It all sounded easy enough: take a minibus to Suweileh, change to a minibus to Wadi Seer, and from there catch a taxi to Araq al Amir. Somehow, however, we ended up in another village. The busdriver pointed to the two seats behind his own, and took us back to the crossroads where we had been before. From there, it was a short walk to a bus stop and a short hop to Wadi Seer, where another minivan took us to the ruins, but not until it was completely full with passengers. As we continued, we left the cold of Amman behind and entered a lovely valley, with a river running through it, friendly green vegetation on the slopes of the hills.
We descended the bus, and from a small shop an old man in traditional clothes walked ahead of us to the gate of Qasr al-Abd, or the Castle of the Slave. This castle was probably built by a Hyrcanus of the Tobiad family, to escape from the jealousy of his brothers. Indeed, the castle was built in such a way that it was very difficult for invaders to perform a surprise attack. Once upon a time, it was decorated with enormous sculptures of animals on its outside. Although huge slabs of stons were used, an earthquake destroyed the castle completely. A French archaeologist spent ten years to put large part of the ruins together. This is not a place on many itineraries: the previous visitors were here one week before us.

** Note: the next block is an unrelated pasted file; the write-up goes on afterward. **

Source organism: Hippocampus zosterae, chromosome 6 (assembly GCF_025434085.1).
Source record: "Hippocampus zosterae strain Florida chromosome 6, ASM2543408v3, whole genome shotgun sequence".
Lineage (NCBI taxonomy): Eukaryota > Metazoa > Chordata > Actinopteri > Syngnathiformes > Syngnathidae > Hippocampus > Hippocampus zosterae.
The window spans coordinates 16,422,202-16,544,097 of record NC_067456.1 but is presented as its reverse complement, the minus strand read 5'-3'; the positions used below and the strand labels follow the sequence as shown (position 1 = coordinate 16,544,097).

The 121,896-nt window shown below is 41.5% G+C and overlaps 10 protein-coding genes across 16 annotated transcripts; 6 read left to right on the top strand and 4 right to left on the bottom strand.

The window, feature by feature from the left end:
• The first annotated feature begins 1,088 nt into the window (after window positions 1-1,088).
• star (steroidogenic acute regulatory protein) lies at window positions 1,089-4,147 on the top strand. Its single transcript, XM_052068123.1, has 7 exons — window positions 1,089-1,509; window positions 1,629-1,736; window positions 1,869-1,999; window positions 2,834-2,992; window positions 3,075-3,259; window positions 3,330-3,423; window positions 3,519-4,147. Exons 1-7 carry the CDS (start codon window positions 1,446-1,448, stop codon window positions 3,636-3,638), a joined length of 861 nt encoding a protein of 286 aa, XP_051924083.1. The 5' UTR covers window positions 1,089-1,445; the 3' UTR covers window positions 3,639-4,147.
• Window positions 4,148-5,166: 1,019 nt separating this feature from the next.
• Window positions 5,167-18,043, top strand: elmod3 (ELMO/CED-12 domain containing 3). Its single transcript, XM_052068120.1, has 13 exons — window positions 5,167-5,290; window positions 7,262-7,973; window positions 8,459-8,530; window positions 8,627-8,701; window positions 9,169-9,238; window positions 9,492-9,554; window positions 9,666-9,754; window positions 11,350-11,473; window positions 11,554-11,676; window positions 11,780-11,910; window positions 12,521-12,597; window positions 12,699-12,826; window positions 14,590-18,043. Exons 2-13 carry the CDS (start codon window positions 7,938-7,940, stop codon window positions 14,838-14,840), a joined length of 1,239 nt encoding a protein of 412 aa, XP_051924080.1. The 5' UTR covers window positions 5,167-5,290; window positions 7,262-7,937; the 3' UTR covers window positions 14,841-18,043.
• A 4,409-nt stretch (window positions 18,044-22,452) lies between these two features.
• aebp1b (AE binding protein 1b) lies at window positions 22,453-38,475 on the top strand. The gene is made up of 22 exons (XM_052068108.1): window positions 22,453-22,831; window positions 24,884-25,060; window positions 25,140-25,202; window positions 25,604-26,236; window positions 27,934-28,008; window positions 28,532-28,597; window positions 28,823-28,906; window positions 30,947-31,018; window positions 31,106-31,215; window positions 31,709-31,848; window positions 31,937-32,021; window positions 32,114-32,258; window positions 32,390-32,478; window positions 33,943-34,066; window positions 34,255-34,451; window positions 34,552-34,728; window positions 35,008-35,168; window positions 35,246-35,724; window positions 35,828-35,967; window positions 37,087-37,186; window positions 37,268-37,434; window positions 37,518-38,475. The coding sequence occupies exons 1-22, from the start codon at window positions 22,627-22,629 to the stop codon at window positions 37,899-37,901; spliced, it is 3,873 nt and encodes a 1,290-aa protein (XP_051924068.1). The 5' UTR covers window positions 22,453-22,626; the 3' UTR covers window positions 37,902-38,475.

On one side, you can still see an example of one of the animals which were all around the outside walls: a lion guards the northern entrance. When you give it a closer look, you can discern the remains of other animals on the other corners. Walking a little up the road, you can enter the Araq al-Amir (Cave of the Prince) caves. These natural caves were used as stables, and some of them are so big they could easily house a good party. On the right of the entrance to one of the caves, you can find the Aramaic inscription for Tobias in the face of the rocks. From the gallery right in front of the caves, you can enjoy a great view over the valley, the bare mountains surrounding the castle, and the friendly salutes of passers-by on the road below.
Personal travel impressions both in words and images from Wadi Seer (). Clicking on the pictures enlarges them and enables you to send the picture as a free e-card or download it for personal use, for instance, on your weblog. Or click on the map above to visit more places close to Wadi Seer.
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